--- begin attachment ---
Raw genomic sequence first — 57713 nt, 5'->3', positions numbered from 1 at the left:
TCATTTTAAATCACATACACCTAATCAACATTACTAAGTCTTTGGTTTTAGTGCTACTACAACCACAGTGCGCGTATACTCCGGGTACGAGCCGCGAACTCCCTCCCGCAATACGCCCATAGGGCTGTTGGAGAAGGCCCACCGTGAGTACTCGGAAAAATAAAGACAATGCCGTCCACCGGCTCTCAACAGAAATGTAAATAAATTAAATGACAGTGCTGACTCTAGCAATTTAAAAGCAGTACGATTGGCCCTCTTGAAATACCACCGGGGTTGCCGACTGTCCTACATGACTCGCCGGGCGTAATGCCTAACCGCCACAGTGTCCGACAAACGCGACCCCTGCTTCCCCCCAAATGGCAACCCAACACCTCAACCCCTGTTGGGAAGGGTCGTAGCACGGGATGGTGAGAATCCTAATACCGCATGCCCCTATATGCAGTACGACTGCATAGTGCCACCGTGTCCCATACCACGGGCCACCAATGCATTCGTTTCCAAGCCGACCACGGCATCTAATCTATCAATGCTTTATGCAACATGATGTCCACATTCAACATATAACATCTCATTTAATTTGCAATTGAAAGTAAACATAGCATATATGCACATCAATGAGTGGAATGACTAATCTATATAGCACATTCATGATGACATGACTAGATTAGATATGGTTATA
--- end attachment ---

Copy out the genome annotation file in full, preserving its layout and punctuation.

Raw genomic sequence first — 57713 nt, 5'->3', positions numbered from 1 at the left:
TCATTTTAAATCACATACACCTAATCAACATTACTAAGTCTTTGGTTTTAGTGCTACTACAACCACAGTGCGCGTATACTCCGGGTACGAGCCGCGAACTCCCTCCCGCAATACGCCCATAGGGCTGTTGGAGAAGGCCCACCGTGAGTACTCGGAAAAATAAAGACAATGCCGTCCACCGGCTCTCAACAGAAATGTAAATAAATTAAATGACAGTGCTGACTCTAGCAATTTAAAAGCAGTACGATTGGCCCTCTTGAAATACCACCGGGGTTGCCGACTGTCCTACATGACTCGCCGGGCGTAATGCCTAACCGCCACAGTGTCCGACAAACGCGACCCCTGCTTCCCCCCAAATGGCAACCCAACACCTCAACCCCTGTTGGGAAGGGTCGTAGCACGGGATGGTGAGAATCCTAATACCGCATGCCCCTATATGCAGTACGACTGCATAGTGCCACCGTGTCCCATACCACGGGCCACCAATGCATTCGTTTCCAAGCCGACCACGGCATCTAATCTATCAATGCTTTATGCAACATGATGTCCACATTCAACATATAACATCTCATTTAATTTGCAATTGAAAGTAAACATAGCATATATGCACATCAATGAGTGGAATGACTAATCTATATAGCACATTCATGATGACATGACTAGATTAGATATGGTTATA